otherwise would have nothing to do and degenerate. Since the
Clinton-administration the US apparently adopted somewhat similar
paternalistic 'workfare' schemes.
However, the notion that a state, to keep a market system stable,
somehow needs to counterbalance the 'natural tendency' for wealth to
accumulate as a result of unequal positions of individual negotiators
and classes, is to my understanding part of the discourse in the US on
both the (serious) 'left' and 'right'. In Europe on the other hand, the
emphasis with regard to the distribution of wealth is apparently almost
completely put on 'ideology'-- in other words, the need for charity
distributed by an upper-class without much regard for the need to
maintain a level of social mobility to avoid oligarchy.
Post by Oleg Smirnov Post by KPGH Post by Oleg Smirnov
Ideas of basic inequality are usually linked to 'ancestral dignity',
real or fictional, but they were in most popular use at the time
when hard power and forcible subjugation were considered valid and
legit ways to set 'order'. To make teleological justifications
practically usable requires more or less strong indoctrination of
I think the utilitarian approach is primarily that the cooperative
surplus should be maximized, and to that end inequality should be
kept to a minimum as disenfranchised populations tend to circumvent
or ignore the law and cost money to suppress.
Post by Oleg Smirnov Post by KPGH
To the extend that mr. Gorbachev had a strategy, it might have
been to pull off something like mr Deng Xiaoping pulled off with
reforms in china. But never mind the talk about a 'European home'
and such, it seemed that, given the rhetoric of mr Reagan and ms
Thatcher, this time the US and its clients were ready. :-)
I don't know enough about Russia but suspect, assuming that its
government was not extremely naive and 'dropped the ball', it
effectively surrendered after losing the cold war. And like in the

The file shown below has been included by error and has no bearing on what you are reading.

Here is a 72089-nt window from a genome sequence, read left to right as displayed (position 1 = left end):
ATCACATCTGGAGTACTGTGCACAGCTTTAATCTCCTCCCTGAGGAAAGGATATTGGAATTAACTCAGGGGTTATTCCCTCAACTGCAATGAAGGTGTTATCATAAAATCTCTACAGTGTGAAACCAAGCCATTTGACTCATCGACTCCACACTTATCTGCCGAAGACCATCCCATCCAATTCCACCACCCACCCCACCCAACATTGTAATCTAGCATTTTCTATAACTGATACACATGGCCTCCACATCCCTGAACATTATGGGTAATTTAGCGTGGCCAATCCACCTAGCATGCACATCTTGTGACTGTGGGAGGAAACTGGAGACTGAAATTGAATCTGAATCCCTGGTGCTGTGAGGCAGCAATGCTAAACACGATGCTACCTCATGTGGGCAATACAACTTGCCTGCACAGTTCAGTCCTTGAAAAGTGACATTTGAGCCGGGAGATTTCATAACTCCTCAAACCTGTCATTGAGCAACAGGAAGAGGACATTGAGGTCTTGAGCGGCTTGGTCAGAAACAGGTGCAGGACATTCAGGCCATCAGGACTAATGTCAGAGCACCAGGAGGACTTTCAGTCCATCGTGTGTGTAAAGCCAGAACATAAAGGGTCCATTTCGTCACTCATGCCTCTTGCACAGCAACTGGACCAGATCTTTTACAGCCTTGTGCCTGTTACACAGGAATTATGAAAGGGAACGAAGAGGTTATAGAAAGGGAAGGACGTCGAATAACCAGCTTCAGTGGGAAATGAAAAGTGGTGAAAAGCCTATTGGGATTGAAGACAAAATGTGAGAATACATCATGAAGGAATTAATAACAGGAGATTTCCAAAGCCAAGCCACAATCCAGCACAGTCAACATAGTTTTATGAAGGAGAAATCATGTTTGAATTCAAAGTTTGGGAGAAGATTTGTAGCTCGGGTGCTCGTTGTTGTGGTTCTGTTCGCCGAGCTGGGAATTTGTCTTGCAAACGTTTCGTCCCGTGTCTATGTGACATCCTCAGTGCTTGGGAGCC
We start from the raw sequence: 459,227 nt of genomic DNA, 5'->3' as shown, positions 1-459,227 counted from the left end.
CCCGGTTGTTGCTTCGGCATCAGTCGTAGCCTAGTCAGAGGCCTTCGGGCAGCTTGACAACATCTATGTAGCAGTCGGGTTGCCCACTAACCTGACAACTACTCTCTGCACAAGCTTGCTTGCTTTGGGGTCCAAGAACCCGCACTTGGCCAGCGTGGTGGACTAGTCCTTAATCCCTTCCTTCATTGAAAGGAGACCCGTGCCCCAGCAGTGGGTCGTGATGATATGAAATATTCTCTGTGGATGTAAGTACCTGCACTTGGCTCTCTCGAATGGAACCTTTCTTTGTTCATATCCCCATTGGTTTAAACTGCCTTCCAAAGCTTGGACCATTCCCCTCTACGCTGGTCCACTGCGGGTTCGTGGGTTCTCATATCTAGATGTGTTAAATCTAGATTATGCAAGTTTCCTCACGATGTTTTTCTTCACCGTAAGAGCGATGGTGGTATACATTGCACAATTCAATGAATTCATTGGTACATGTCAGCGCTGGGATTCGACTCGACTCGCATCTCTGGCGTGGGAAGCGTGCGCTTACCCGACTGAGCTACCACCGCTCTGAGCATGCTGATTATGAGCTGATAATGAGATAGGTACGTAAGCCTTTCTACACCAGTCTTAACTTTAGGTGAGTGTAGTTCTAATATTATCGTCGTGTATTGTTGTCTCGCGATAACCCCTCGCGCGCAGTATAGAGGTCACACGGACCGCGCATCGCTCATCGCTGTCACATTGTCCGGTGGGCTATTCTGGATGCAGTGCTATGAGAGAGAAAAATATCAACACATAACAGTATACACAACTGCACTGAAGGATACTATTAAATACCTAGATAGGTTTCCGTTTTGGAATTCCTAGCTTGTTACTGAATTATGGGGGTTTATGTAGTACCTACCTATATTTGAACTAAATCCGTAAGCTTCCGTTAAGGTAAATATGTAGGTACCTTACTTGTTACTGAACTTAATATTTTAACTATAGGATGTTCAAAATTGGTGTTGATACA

aftermath of WW1, the victors might then have then overreached
while planning a big party. This might then have resulted in a
state af semi-anarchy in which a western-backed kleptocracy
started attaching the national wealth. This then might have caused
a 'social vacuum' that eventually was filled by the current
government that mitigated the process but was unable to formulate a
new national narrative?
There's actually no much confusion about Russia's 'national
narrative'. It's just not very simple because of uneven history. The
USSR had dismantled itself mainly due to its inner logics, and if
the 'western' ideologues had interpreted it as a tribalist
'surrender' then it's their (or yours) problem. The post-Soviet
people still remain unaware that they 'surrendered' to someone. If
someone ardently lusts to make them believe so then this one should
start war against Russia.
It doesn't really seem to matter what the population was aware of.
The facts are to my understanding that the economy collapsed while
the union fell apart. Whatever was valuable was scooped up a by
emerging kleptocracy with international connections if not support,
while NATO went on a rampage in eastern Europe that was only halted
after Russia send troops through the Roki tunnel and into Crimea?
Probably not exactly what mr. Gorbachev had in mind when he responded
to the call of mr Reagan in berlin to "Tear Down This Wall". :-)
I find it hard to believe that the leadership of the USSR elected to
pursue policies that resulted in a spectacular drop in life
expectancy and more. From the perspective of the natioal interest,
something must therefore have gone horribly wrong akin of being
overrun by a hostile invader. So it stand to reason that either
mistakes were made, or the leadership judged the outcome to be
When I say that the USSR dismantled itself due to its inner logics it
in no way means that the Soviet leadership at the time somehow planned
or prepared such an outcome and had some 'strategy' in advance.
The Soviet inner logics rather led to the fact that its policy makers
eventually brought the matters to such a state when they no longer